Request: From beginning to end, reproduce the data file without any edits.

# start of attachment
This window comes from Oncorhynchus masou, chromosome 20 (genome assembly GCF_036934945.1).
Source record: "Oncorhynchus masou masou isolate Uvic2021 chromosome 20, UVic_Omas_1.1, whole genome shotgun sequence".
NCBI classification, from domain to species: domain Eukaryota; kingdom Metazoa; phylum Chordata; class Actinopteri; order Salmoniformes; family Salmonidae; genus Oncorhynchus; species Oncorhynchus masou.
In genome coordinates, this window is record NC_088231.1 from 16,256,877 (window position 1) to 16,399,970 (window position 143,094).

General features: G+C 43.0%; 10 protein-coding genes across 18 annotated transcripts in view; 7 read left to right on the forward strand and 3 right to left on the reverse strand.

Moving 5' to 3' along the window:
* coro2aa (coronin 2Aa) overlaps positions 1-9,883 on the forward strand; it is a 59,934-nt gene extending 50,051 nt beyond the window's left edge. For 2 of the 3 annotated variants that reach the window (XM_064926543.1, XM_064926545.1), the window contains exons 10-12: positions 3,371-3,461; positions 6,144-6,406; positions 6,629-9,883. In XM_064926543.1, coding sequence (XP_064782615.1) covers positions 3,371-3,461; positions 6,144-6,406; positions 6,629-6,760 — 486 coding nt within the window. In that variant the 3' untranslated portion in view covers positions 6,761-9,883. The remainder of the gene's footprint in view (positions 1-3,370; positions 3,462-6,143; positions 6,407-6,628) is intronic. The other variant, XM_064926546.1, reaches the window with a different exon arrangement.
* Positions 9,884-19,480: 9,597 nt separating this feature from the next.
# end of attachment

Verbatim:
This window comes from Oncorhynchus masou, chromosome 20 (genome assembly GCF_036934945.1).
Source record: "Oncorhynchus masou masou isolate Uvic2021 chromosome 20, UVic_Omas_1.1, whole genome shotgun sequence".
NCBI classification, from domain to species: domain Eukaryota; kingdom Metazoa; phylum Chordata; class Actinopteri; order Salmoniformes; family Salmonidae; genus Oncorhynchus; species Oncorhynchus masou.
In genome coordinates, this window is record NC_088231.1 from 16,256,877 (window position 1) to 16,399,970 (window position 143,094).

General features: G+C 43.0%; 10 protein-coding genes across 18 annotated transcripts in view; 7 read left to right on the forward strand and 3 right to left on the reverse strand.

Moving 5' to 3' along the window:
* coro2aa (coronin 2Aa) overlaps positions 1-9,883 on the forward strand; it is a 59,934-nt gene extending 50,051 nt beyond the window's left edge. For 2 of the 3 annotated variants that reach the window (XM_064926543.1, XM_064926545.1), the window contains exons 10-12: positions 3,371-3,461; positions 6,144-6,406; positions 6,629-9,883. In XM_064926543.1, coding sequence (XP_064782615.1) covers positions 3,371-3,461; positions 6,144-6,406; positions 6,629-6,760 — 486 coding nt within the window. In that variant the 3' untranslated portion in view covers positions 6,761-9,883. The remainder of the gene's footprint in view (positions 1-3,370; positions 3,462-6,143; positions 6,407-6,628) is intronic. The other variant, XM_064926546.1, reaches the window with a different exon arrangement.
* Positions 9,884-19,480: 9,597 nt separating this feature from the next.